* Bankers wait to see developments in Ukraine crisis
* Billions of dollars of loans on hold
* Vimpelcom, Uralkali, Sibur among companies affected
* Bankers already reviewing loan terms and conditions
LONDON, March 13 (Reuters) - The Russian syndicated loan market has ground to a halt, putting billions of dollars of loans in the pipeline on hold, as banks await the political fallout of a referendum in Crimea and possible economic sanctions on Russia, bankers said.
Russian companies, including mobile phone operator VimpelCom and Uralkali, the world's top potash producer, are now facing potentially higher borrowing costs when lending resumes. That is adding to the risks for Russia's economy as it is threatened with U.S. and EU sanctions if Sunday's vote in Crimea on whether to secede from Ukraine and join Russia goes ahead.
Nearly 20 new loans for Russian companies were in process in early March and talks were advanced on $5.5 billion of new loans, including a $2 billion three-year loan for VimpelCom, the country's third-biggest mobile operator.
International banks are dragging their feet on loan commitments, including deals already approved by banks' credit committees, bankers said, as they try to buy time to gain clarity on the rapidly changing political situation.
Commitment deadlines on at least one major loan were not met last week after only two of the 10 banks invited had responded by the deadline, bankers said on Friday.
"Banks are saying that they're still open but they are not doing any business. Primary Russian deals are on hold," a senior banker said.
As well as VimpelCom, other Russian companies with loans of up to $1 billion in progress include petrochemicals firm Sibur Novolipetsk Steel (NLMK) and iron ore producer Metalloinvest. Uralkali is seeking a $500 million refinancing.
"No-one in their right mind is going to ring up a client now and say they are good for the money, the client doesn't even expect that," a second senior banker said.
Russia shipped more troops and armour into Crimea on Friday and repeated its threat to invade other parts of Ukraine, showing no sign of listening to Western pleas to back off from the worst confrontation since the Cold War.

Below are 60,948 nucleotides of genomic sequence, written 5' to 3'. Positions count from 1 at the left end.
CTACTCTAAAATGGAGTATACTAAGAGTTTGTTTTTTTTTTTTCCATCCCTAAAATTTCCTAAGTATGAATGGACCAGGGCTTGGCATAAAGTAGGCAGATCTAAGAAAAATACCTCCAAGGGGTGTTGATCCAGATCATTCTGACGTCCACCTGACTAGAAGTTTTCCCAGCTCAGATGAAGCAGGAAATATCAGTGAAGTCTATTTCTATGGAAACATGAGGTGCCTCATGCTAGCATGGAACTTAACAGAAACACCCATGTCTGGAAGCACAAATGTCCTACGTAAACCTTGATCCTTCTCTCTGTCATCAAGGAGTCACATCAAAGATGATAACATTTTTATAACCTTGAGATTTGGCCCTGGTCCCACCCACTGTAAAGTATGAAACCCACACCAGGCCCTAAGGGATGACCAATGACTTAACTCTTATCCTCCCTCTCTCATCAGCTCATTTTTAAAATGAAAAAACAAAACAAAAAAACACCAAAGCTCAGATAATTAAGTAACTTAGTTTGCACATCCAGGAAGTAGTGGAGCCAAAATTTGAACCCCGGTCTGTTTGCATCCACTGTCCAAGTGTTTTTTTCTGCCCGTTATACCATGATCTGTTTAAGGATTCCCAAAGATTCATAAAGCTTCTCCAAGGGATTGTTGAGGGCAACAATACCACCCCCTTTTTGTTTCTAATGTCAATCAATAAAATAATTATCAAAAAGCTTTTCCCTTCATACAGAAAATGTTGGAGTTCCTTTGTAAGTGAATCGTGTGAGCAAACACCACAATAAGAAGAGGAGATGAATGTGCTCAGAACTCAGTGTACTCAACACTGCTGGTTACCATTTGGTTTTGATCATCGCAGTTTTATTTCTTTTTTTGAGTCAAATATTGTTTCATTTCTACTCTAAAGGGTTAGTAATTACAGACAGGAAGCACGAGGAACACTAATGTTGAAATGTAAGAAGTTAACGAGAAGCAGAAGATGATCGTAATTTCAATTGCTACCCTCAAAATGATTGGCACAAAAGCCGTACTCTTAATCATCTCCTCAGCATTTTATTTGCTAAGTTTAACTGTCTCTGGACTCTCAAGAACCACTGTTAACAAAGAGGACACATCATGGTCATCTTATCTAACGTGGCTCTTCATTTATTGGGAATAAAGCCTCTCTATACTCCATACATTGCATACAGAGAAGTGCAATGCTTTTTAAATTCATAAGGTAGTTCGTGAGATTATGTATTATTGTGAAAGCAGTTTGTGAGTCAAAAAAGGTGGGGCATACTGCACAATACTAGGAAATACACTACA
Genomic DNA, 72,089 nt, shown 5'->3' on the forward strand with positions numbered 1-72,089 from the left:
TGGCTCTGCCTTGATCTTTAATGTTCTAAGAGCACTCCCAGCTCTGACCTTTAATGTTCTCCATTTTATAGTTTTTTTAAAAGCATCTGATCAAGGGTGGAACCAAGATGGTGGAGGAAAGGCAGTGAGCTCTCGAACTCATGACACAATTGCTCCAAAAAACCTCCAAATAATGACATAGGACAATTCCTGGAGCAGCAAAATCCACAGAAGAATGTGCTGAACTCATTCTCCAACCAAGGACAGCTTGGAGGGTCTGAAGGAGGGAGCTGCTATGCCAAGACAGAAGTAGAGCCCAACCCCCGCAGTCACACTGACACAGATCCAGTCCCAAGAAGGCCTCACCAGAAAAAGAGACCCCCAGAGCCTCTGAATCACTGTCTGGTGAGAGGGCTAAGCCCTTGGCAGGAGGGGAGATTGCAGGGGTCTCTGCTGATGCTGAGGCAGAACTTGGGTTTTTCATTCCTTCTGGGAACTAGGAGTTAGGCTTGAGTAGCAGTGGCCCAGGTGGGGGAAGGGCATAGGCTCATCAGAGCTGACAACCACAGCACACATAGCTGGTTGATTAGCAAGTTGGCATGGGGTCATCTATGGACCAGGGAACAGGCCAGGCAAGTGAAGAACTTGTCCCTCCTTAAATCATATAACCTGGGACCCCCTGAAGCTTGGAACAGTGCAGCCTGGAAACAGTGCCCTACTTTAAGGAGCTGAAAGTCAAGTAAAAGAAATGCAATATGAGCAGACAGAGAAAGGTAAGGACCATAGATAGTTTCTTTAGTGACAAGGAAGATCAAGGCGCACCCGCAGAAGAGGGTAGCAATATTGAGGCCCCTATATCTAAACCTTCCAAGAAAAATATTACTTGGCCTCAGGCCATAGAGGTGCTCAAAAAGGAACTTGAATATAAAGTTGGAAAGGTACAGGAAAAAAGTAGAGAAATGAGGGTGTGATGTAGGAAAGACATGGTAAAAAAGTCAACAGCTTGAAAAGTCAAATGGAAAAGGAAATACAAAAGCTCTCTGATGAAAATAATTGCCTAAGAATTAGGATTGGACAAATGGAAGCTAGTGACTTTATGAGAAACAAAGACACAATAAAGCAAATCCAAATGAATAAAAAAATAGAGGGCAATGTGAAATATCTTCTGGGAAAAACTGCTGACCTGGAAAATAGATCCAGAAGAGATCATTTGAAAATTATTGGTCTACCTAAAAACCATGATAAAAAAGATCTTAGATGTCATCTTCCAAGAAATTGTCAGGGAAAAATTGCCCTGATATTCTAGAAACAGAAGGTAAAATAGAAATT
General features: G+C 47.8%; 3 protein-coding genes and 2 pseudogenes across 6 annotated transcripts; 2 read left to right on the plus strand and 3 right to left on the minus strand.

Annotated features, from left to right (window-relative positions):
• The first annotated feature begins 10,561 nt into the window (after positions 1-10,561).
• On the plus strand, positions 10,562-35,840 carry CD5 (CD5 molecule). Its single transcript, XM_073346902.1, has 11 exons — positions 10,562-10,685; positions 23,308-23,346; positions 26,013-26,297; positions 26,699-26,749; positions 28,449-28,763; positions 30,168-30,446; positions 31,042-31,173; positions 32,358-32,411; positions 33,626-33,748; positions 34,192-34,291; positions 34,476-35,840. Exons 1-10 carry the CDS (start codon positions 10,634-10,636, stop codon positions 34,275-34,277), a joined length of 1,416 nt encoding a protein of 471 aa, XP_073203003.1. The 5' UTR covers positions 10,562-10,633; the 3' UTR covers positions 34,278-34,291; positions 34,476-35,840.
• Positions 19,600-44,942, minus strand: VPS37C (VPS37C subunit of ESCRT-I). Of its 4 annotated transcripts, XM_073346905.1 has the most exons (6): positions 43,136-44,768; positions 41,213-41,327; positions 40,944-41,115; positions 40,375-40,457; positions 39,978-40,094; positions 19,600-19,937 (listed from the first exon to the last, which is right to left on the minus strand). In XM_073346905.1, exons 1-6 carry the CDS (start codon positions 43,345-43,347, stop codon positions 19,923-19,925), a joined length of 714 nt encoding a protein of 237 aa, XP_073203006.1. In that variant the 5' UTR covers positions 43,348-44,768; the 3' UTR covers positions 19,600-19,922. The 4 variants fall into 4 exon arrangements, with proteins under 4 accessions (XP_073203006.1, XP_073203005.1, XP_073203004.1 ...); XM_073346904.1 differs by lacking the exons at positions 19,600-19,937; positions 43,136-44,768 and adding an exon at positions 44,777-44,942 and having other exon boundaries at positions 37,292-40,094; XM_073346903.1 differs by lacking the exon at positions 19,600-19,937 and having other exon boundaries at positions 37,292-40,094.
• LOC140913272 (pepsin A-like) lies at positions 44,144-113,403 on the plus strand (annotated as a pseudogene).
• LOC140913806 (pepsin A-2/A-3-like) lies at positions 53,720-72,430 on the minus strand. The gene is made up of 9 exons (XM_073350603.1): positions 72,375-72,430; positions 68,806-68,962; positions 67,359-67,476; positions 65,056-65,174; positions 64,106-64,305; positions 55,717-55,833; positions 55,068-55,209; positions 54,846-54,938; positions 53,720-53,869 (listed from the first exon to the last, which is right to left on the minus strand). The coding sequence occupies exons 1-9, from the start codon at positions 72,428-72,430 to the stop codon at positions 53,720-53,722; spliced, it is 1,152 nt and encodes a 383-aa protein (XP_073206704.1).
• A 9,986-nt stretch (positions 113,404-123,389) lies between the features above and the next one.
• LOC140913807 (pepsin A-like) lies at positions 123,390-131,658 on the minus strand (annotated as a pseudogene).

The rising tension sent Moscow's stock market plunging 5 percent before clawing back some losses and Russian debt insurance costs surged to a near two-year high. Some analysts say Russia's economy could slide into recession if sanctions are imposed.
Bankers are taking a 'wait and see approach' to repricing agreed loans until the implications of the political situation are clearer. But they are already reviewing terms and conditions and are building extra protection into the loan documentation to cover the possibility of economic sanctions.
International banks have been discussing including Russia in existing economic sanction clauses that were originally put in place to deal with Iran, Libya and North Korea.
The sanction clauses are based around the legality of lending once economic sanctions have been imposed and allow loan agreements to be cancelled if that happens.
"No one is signing any documents without the inclusion of U.S., U.N., EU and UK sanctions protections. This has been in standard documents for a while but the Russia situation has highlighted the case for including all Russian names," a third senior banker said.
Banks are also concerned that there could be a clampdown on U.S. dollar payments if sanctions are enforced, as most internationally syndicated Russian loans are denominated in dollars.
"Banks are getting nervous about what might happen. I don't think institutions have views yet as it's all evolving," a loan syndicate head said.
Russian loan pricing had been falling for the last 12 months, reflecting growing interest by international banks in lending to Russia, and borrowers such as Sibur and Uralkali had been initially seeking to beat Gazpromneft's benchmark pricing of 150 basis points (bps) last December.
Borrowing costs are almost certain to rise now after Russia's aggression in Ukraine, bankers said.
"There is no point repricing if you don't know how this is going to play out. Are you repricing to the crisis and sanctions or a more moderate level?" the loan syndicate head said.
(Editing by Tessa Walsh and Susan Fenton)